The same way I always have. Superman was kind of one of those things that you just say yes to period, but any movie depends on the script. I have to have some kind of passion about the character or the movie as a whole to be able to bring truth to it, so that’s what I always look for.

 

On Crooked Arrows, you’re also a producer. How did you get involved in that capacity?

I think because I was helpful in being able to speak to prospective investors and bring people on board who hadn’t been in the movie industry before. So engaging with them and making them feel comfortable that the movie was going to be in good hands with me as the lead I think was a big aspect of it. I’m out talking it up all over the place so that’s an aspect of it too.

 

This is an independent movie coming out in select cities in June. Does it seem like we’re in a time where you can make movies for a really specific audience – like people who’d be interested in Native American culture and lacrosse – and get it specifically to them?

Yeah, it’s a grassroots campaign. This whole film, we have over 50 investors in the movie who are all just people who love lacrosse. That’s an amazing thing. I don't know that that’s ever been done in the film industry. To have that many single investors in a project is a really cool thing and speaks to the love and passion for this game. So the production team has been doing everything they can on the social media front to get the word out there and getting all the lacrosse fans to talk about it, and invite their friends who don’t play lacrosse and get all the people out there we can to see the movie and to spread the sport.

 

50 investors sounds like it could be a problem too.

Well, thankfully I didn’t have to deal with that aspect of it but I think they’re all happy with the end product and hopefully they get a return on it. I think they’re just excited to have been a part of it. It was kind of a “for the love of the game” thing versus anybody in it just for the money.

 

Is something happening in the industry right now where something like Crooked Arrows can reach an audience, whereas even 10 years ago you might not be able to without a big ad buy?

Yeah, I think social media gives you free [advertising], other than somebody running the social media campaign for your project, I think it makes a huge difference. We can get the word out about this in many different ways than you could [before]. The traditional media was just film and television. The internet has opened up huge avenues for something like this. Friends just talking to friends, it’s easier for them to reach people all across the country. Kids just talking about putting their movie review on Twitter and everybody can see it. Kids don’t read movie reviews anyway I don't think. They get their movie review from their friends. “Yeah, it was awesome,” whatever, or it wasn’t.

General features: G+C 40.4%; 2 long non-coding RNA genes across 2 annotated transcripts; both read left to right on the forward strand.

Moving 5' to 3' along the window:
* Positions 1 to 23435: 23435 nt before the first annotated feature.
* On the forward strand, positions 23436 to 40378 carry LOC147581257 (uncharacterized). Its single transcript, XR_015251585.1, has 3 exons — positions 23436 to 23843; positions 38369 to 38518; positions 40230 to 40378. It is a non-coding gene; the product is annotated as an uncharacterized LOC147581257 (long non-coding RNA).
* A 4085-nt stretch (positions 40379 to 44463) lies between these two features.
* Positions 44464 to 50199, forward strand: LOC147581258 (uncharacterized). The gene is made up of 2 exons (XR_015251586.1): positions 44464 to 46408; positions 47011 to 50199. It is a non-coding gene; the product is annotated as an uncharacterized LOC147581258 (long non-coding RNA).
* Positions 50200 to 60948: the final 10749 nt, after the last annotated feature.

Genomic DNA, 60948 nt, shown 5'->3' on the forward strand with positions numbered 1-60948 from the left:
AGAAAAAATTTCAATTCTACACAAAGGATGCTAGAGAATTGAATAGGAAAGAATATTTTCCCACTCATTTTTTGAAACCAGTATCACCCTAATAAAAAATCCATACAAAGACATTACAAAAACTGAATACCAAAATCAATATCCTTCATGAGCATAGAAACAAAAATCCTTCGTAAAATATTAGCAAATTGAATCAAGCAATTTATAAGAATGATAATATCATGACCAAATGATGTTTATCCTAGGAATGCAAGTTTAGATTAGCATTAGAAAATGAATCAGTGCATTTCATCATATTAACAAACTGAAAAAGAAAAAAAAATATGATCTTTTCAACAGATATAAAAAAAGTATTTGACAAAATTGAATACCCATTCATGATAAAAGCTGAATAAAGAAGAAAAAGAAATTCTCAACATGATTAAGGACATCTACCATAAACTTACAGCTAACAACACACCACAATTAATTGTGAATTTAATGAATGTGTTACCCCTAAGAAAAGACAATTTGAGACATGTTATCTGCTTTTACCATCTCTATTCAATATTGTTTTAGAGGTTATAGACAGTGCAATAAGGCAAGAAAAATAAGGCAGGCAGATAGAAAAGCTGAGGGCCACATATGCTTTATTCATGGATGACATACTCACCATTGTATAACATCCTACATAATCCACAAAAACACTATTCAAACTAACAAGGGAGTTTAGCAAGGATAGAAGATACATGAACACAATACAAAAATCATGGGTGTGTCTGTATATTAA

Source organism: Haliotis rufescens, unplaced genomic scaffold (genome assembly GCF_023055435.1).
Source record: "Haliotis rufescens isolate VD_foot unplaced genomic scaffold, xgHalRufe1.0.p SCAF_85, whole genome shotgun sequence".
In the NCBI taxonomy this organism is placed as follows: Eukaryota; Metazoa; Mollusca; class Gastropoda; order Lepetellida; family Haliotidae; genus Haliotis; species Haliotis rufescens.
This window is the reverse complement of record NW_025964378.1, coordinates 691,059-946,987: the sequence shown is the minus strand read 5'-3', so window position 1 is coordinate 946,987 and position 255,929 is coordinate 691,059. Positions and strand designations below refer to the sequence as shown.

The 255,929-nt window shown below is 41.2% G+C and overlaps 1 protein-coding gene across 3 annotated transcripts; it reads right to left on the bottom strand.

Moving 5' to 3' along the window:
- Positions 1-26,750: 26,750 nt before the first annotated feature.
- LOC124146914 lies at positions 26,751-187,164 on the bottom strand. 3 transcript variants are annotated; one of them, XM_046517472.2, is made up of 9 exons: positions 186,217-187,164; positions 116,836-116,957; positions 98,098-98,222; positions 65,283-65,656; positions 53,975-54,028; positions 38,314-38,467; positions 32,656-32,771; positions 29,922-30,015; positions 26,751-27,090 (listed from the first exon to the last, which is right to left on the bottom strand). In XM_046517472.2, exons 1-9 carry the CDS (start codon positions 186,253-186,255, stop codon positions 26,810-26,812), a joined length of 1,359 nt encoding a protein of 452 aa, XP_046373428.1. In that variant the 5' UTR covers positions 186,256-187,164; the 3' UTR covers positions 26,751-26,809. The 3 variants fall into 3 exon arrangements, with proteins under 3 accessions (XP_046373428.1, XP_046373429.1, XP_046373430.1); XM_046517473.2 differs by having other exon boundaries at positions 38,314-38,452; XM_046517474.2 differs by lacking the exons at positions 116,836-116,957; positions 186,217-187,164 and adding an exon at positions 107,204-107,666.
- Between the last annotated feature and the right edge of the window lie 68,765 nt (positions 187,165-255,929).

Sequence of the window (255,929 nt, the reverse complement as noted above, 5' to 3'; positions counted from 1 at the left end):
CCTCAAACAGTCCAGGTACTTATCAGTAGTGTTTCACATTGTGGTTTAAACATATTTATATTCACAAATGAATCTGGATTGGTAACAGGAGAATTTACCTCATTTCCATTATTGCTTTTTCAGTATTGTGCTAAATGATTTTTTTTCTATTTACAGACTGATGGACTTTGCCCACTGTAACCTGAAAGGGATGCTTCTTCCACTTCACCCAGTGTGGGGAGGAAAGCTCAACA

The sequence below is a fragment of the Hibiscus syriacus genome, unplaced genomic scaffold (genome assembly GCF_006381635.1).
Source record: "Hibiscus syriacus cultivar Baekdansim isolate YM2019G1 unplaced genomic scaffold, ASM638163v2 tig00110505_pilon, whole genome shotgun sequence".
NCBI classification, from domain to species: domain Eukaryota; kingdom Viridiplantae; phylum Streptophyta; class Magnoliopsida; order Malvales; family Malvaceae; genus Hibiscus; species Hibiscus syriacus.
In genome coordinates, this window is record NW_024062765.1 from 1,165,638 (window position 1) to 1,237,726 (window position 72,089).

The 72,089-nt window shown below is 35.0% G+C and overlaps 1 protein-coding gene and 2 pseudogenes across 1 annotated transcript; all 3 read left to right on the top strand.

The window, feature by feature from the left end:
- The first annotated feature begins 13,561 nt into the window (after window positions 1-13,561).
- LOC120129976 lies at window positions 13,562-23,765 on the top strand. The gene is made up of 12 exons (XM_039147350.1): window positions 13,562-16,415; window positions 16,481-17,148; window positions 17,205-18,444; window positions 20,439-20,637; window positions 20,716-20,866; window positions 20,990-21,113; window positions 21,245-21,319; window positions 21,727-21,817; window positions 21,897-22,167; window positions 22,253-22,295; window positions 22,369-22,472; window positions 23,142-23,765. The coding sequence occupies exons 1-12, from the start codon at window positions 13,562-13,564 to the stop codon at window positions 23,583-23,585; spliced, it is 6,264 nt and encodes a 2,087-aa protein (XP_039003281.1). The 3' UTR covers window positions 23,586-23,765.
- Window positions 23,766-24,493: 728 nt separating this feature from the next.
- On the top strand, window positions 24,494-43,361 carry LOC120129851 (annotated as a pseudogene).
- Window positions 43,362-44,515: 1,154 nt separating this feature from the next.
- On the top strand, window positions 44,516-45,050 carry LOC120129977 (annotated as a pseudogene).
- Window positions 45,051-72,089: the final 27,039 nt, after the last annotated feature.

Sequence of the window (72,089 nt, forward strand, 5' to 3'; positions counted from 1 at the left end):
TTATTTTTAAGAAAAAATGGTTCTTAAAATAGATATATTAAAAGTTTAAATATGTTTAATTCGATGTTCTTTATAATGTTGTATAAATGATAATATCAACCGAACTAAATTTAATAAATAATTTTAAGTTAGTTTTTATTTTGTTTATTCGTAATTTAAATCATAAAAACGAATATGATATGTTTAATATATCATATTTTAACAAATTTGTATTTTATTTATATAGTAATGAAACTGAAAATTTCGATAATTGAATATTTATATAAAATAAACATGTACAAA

Are you still getting good feedback from Scott Pilgrim vs. The World and Dylan Dog: Dead of Night?

Scott Pilgrim for sure. I think a lot of people enjoyed that movie and it’s finding audiences on cable a lot. Unfortunately it didn’t find its whole audience in the movie theater but I think it’s one of those cult movies that will continue to garner support and fans in the years to come.

 

And Dylan Dog fans aren’t reaching out to you?

A few. I think that movie was even less seen by a lot of people.

 

The die hard comic book fans though.

Yeah, I don't know how everybody feels about it. That was kind of more of a mixed bag of responses.

 

What are you doing next?

I’ve got a sitcom on CBS that just got picked up called “Partners” by the creators of “Will & Grace.” So I’ll be on Monday nights for weeks to come starting in the fall.

 

Was a weekly TV gig something as a working actor that was really appealing to you?

I’ve done more TV as time has gone on so it’s become more appealing. I like film as well because you go and shoot something and then you can be done for a little while. Especially with a sitcom, it’s pretty easy hours. It’s the best schedule in TV because you only film one day a week for the audience so it can be very nice, especially since my wife is expecting and we’ll have our first child in just a few months. It’ll be nice too that I can get back home and change diapers and do all that stuff.

 

What kind of character will you get to play on “Partners?”

The show is about two architects and their relationships. One architect is straight and one is gay so I play the boyfriend of Michael Urie. So my character, Wyatt, is a reformed former alcoholic model and now he’s a sober vegan nurse. I kind of liken him to Mr. Rogers a little bit, just really sweet and really nice. Mr. Rogers wasn’t dimwitted but this character is not always the smartest person, but well meaning.


Photo Credit: Kent Eanes